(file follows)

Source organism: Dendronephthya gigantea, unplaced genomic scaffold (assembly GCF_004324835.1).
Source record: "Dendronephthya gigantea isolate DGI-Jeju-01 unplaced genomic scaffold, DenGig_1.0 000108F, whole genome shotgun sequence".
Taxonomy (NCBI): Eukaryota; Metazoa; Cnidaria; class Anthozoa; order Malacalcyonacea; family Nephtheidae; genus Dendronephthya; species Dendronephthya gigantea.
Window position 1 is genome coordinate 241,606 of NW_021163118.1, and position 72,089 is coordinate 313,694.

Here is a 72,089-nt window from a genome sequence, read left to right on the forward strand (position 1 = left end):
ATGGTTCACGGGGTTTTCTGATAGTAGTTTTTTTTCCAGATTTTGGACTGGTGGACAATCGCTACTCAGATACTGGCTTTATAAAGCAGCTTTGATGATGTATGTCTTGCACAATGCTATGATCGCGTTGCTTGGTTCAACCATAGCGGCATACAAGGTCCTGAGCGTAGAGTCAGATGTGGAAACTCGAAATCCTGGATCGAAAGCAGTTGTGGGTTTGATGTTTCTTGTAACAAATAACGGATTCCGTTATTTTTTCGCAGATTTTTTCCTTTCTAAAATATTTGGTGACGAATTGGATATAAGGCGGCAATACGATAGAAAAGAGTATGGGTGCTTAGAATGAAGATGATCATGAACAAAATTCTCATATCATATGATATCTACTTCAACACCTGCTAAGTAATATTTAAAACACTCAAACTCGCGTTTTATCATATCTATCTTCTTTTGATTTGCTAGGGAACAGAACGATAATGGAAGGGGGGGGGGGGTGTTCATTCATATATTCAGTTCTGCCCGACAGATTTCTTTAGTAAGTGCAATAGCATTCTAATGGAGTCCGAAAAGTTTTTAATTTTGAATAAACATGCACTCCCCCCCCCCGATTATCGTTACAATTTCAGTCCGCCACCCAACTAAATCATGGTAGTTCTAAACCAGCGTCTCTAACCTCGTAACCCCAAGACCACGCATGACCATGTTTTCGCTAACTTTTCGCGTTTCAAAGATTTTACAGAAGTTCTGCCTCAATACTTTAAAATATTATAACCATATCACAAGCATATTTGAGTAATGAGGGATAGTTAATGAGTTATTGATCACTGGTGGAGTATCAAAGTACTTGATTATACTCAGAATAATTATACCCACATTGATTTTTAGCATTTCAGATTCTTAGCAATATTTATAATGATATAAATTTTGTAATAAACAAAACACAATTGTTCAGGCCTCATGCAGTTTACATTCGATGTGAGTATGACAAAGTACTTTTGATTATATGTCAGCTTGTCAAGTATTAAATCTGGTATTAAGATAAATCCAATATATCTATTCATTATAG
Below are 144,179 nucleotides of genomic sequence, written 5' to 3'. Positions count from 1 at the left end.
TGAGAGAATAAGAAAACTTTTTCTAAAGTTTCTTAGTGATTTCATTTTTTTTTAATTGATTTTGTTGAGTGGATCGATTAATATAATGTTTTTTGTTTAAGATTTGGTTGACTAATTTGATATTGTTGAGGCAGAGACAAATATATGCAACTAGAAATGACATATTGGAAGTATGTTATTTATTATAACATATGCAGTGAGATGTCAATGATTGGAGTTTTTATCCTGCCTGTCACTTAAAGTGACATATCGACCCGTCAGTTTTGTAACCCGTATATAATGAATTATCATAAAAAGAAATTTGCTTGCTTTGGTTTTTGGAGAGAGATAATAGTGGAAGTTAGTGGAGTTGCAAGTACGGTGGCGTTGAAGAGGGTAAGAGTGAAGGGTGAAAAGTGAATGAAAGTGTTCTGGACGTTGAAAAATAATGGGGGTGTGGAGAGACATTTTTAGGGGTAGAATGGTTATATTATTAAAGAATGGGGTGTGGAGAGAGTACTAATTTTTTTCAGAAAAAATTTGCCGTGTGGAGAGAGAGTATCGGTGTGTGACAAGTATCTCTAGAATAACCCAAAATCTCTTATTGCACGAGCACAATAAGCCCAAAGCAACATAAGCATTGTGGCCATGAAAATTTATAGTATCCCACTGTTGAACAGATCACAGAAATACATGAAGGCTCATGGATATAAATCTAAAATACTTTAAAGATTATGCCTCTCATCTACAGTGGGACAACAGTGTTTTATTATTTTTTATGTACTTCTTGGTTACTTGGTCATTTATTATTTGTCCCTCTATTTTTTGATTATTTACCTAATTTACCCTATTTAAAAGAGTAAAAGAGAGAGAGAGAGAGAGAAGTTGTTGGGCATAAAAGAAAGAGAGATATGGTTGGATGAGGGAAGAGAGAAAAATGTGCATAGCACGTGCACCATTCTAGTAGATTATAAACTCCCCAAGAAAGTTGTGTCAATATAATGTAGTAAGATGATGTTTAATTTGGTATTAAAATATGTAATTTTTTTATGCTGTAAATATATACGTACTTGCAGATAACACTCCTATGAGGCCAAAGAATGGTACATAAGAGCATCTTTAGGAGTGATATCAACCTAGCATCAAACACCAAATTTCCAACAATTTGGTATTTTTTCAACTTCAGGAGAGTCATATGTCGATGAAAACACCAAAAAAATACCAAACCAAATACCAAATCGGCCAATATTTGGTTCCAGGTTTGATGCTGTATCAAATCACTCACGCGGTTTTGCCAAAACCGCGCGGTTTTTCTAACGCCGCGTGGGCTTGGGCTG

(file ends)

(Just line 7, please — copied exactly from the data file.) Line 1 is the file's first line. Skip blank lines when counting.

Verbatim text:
Below are 144,179 nucleotides of genomic sequence, written 5' to 3'. Positions count from 1 at the left end.